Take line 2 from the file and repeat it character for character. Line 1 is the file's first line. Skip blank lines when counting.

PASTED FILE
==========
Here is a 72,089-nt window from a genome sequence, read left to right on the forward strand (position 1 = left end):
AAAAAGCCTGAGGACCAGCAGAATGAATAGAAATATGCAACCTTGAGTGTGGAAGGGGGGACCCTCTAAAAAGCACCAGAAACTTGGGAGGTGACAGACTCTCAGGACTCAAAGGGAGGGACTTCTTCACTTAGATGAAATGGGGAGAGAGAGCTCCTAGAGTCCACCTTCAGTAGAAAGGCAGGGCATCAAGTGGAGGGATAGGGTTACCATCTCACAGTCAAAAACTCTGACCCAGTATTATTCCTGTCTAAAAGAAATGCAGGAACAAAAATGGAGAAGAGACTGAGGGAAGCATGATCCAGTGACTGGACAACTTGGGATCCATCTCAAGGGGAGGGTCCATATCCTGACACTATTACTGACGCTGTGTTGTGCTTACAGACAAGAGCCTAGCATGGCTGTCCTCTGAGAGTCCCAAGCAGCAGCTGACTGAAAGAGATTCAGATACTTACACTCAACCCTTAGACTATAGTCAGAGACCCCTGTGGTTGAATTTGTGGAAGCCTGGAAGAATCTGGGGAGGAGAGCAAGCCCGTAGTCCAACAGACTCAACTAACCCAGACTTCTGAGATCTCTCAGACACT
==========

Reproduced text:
AAAAAGCCTGAGGACCAGCAGAATGAATAGAAATATGCAACCTTGAGTGTGGAAGGGGGGACCCTCTAAAAAGCACCAGAAACTTGGGAGGTGACAGACTCTCAGGACTCAAAGGGAGGGACTTCTTCACTTAGATGAAATGGGGAGAGAGAGCTCCTAGAGTCCACCTTCAGTAGAAAGGCAGGGCATCAAGTGGAGGGATAGGGTTACCATCTCACAGTCAAAAACTCTGACCCAGTATTATTCCTGTCTAAAAGAAATGCAGGAACAAAAATGGAGAAGAGACTGAGGGAAGCATGATCCAGTGACTGGACAACTTGGGATCCATCTCAAGGGGAGGGTCCATATCCTGACACTATTACTGACGCTGTGTTGTGCTTACAGACAAGAGCCTAGCATGGCTGTCCTCTGAGAGTCCCAAGCAGCAGCTGACTGAAAGAGATTCAGATACTTACACTCAACCCTTAGACTATAGTCAGAGACCCCTGTGGTTGAATTTGTGGAAGCCTGGAAGAATCTGGGGAGGAGAGCAAGCCCGTAGTCCAACAGACTCAACTAACCCAGACTTCTGAGATCTCTCAGACACT